Robert then spoke about his management schedule and the interaction between his queen rearing operation and his nuc operation.  He begins grafting queens as soon as drones are available in the spring.  He sells five frame nucs with overwintered queens that were produced in June or July of the previous year; these are split from the overwintered double deeps, and the frames that do not go with the overwintered queen get a new queen cell.  He will managed them as single deeps until late summer, then build them up to double deeps for the winter.  New queens are ready to sell once they have laid a full frame of eggs. (He also sells queens established in queen castles.)  He does harvest honey from six frame colonies, using medium supers, but he also keeps eight frame and ten frame colonies dedicated to honey production in his outyards.  Bees can fill a six frame super very quickly during the honey flow, so he has to keep up with them.

            Robert then spoke about the construction of his hives.  He uses two different box designs.  One has an integrated wire mesh bottom and a 7/8” round entrance paired with a “hive portal” available from BetterBee.  This design is great for moving, but not for combining.  The other design uses a plain box, with a separate wire bottom, slatted rack, and entrance reducer.  This design is great for combining, but less convenient for moving.  The boxes are 19-7/8” deep, 11½” wide, and either 9-7/8” or 6-5/8” tall, and fit any commercial deep or medium frame except those from Mann Lake.  He uses large bar handles that stick out rather than the recessed handles on most commercial hives.

Robert finds his hives don’t get wobbly even when stacked tall.  He attributes this to the weight of the boxes.  He recommends building either from heavy plywood or southern yellow pine.  Plywood has more insulating value than solid wood of the same thickness.  He uses butt joints with wood glue and three 2” screws, and caulks all joints with clear “window, door, and trim sealant”.  He coats his boxes with three coats of polymerized roof coating before painting them the desired color.

He cuts down plastic queen excluders to fit his hives—he finds the excluders necessary because queens are more likely to move up in smaller hives.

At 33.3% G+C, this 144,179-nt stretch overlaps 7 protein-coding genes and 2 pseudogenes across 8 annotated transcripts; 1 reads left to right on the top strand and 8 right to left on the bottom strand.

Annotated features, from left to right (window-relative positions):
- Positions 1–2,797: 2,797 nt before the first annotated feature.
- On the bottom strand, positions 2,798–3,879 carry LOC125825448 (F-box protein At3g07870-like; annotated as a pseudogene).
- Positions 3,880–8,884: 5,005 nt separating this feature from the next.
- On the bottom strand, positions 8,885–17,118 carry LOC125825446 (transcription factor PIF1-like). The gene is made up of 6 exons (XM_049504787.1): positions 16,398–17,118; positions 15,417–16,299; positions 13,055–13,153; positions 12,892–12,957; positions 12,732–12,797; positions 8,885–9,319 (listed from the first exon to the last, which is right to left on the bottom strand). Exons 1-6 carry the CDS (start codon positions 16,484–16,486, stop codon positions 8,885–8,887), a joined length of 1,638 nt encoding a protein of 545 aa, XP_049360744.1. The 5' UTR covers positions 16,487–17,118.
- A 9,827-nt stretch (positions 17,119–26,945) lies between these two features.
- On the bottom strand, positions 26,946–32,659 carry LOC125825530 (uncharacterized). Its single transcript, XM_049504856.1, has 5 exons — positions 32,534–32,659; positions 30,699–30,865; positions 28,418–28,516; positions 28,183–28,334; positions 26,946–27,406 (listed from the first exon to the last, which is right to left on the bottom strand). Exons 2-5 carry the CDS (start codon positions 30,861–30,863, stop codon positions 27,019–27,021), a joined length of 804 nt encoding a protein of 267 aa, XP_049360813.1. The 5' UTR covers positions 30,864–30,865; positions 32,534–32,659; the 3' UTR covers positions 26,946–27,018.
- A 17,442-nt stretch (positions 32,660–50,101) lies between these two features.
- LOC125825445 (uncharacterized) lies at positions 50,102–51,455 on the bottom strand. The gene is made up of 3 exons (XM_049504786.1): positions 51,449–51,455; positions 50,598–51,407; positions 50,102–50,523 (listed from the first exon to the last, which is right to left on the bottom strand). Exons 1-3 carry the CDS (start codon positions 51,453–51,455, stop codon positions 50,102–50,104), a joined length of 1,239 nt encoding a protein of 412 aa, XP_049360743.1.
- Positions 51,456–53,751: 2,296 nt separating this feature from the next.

He uses ventilated tops and top jar feeders enclosed in boxes.  The Ace Hardware in Morganton sells 2-7/8” hole saws with are the correct size to fit Boardman-style jar lids, and he buys plain lids and punches the holes himself with finishing nails, as it is far less expensive.  He cuts two of the holes in each feeder; one is for a jar and the other is for ventilation.  A box placed over the jars protects the syrup from the sun and provides ventilation—and looks nicer than a rock.

            Robert treats for mites with oxalic acid vapor, but he also recommended several IPM techniques.  He uses one shallow or medium frame in a deep brood box as a drone brood trap—the bees will build drone comb down from the bottom bar, and once the brood is sealed he can simply scrape it off rather than freezing a whole frame of drone-sized foundation.  He says that brood breaks are the best mite control, and he gets them automatically when he sells a queen.  He also emphasized the importance of minimizing drifting—different colors can help with this.

            Robert does not sell woodenware, but he did offer to provide us with a diagram that anyone can use to build from.  Someone else mentioned that BetterBee carries six frame nuc boxes.

Meeting adjourned at 8:20

19 people in attendance, including visitors and children.

Minutes submitted by Sara Kennedy, Secretary

Upcoming Events:

Future Chapter Meetings at 6:30 pm:  

2019 Chapter Meetings/Tentative Schedule of Speakers

Nov 21:  Emily Trescott / Commercial Wax Cleaning and Candlemaking

Dec 19:  Annual Christmas Dinner at Captains Galley in Granite Falls

Caldwell County Beekeepers Class 2020

Feb 15, 20, 22